Lending money to family members can get very uncomfortable. Between dancing amidst hurt feelings and worries about repayment, or lack thereof, the emotional distress is quite understandable. But is it right to avoid lending to family if you’re in a position to help out?
These are some of the potential pitfall involved and possible ways to get around them.
A Lot to Lose—and Gain
There’s a common refrain that family is for sharing kugel with, not doing business. Unlike with interactions with strangers, there is much more than money to lose if something goes off track. But while the concerns of mixing mishpachah and finances are understandable, the Gemara makes it clear that as far as chessed obligations go, relatives come first (Bava Metziah 71a).
Therefore, despite the potential discomfort, it’s proper to maneuver around the risks and concerns of lending close to home and find a way to do it securely. Perhaps the lender can put a buffer in between borrower and lender by using a third party. And, if they do lend directly, they can limit the possibilities for misunderstandings with proper written agreements. Even the emotional landmines can generally be successfully navigated with a proper mind-set and perspective.
Emotions Running High
The concerns about a “close to home” loan are easy to understand. The borrowing party can get bent out shape asking themselves, “Why did they have to rake us over the coals? We’re family!” The lending side, meanwhile, may be questioning the need for a loan in the first place. This issue often arises when borrowers make a simcha on a more lavish scale than the lenders would. While one person’s need is another’s extravagance, those assisting others financially may feel entitled to judge the recipients. Especially with siblings who have dormant hard feelings remaining from numerous interactions over the years, judging or being judged is psychologically draining.
If the loan isn’t repaid on time, it becomes even harder for the lender to remain dispassionate and wonder why loan repayment wasn’t prioritized over a new car, vacation, or home improvement. Also, even if they aren’t being judged in reality, the borrowers may think they are being scrutinized, causing tension as they become prickly and defensive. Although it’s easiest to “just say no,” this goes against the chiyuv of lending to needy Yidden in general and especially family (mibesarcha al tisalem), so abandoning those closest to us just because it’s a bit sticky is not an option.
An Outsourced Solution
The simplest solution to this dilemma may be to outsource the technicalities of the loan to a gemach or another third party who will accept the money, process the loan, and take responsibility for collection and repayment. Putting a buffer in between the giver and taker can make the transaction much less emotional, solving many potential issues. This idea is not a perfect solution, however. Perhaps the borrower is embarrassed to involve other people. Also, while the gemach will have an easier time demanding contracts and cosigners, if the borrower struggles to qualify, it defeats the whole purpose. You may have to make the loan directly and deal with the discomfort head-on, maturely.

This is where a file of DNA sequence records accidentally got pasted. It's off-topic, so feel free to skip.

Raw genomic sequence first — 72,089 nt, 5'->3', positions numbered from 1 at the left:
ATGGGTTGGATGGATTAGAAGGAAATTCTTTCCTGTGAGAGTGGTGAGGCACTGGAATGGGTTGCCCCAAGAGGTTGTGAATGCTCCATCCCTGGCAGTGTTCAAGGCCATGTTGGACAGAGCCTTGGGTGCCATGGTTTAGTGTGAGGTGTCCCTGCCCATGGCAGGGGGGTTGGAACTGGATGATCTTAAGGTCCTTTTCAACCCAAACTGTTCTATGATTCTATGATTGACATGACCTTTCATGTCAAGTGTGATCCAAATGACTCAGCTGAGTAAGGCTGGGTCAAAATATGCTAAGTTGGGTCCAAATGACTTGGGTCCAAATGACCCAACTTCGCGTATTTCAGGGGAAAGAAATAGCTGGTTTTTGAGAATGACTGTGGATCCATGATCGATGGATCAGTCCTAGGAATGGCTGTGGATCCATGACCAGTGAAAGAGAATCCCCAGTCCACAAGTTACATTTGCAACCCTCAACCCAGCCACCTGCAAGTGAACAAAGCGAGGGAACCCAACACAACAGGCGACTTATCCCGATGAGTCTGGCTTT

Good Documents Make Good Families
Any financial matter needs to be formally documented al pi halachah. Often, people are reluctant to insist on a detailed agreement when dealing with friends and family, fearing it implies a lack of trust and respect. However, the Gemara says that lending money without a written agreement is lifnei iveir, placing a stumbling block in front of the borrower, who may be enticed to contemplate avoiding their obligations (Bava Metziah 75b).
Explicit contracts make for better relations by leaving no room for misunderstandings or disagreements. The need for documentation is, therefore, greatest among those who are close and plan to remain so. Indeed, the Chafetz Chaim zt”l often encouraged people to maintain meticulous contracts, and his tzava’ah is a lesson in using clear directives to avoid machlokes in the family. It is also advisable to have the loan process reviewed by a competent Rav to ensure compliance with hilchos shtaros, hilchos ribbis, and lo sihiyeh lo k’nosheh.
Attitude Is Everything
As with most things in life, the primary requirement for successful family loans is maintaining the right attitude. The lenders should feel grateful that they have the ability and the opportunity to do a mitzvah while helping those they care about. Being dan l’kaf zechus goes a long way too. This includes recognizing that everyone has quirks and their relatives are probably doing the best they can within their limitations.
And if the money isn’t repaid in a timely fashion, rather than stew about the unfairness of it, the lender might want to think about whether they’d perhaps be willing to gift (instead of loan) the money to a family member in serious need. Often the answer is yes, and if so, they can mentally walk away. Even if they can’t afford to write off the funds, as they wait for repayment, they should look at the bright side of things. Once they’ve done the mitzvah, they might as well be happy about it.
Thanks to my brother, Rabbi Baruch Fried, dayan with the Bais HaVaad of Lakewood NJ, for his input and review of this article.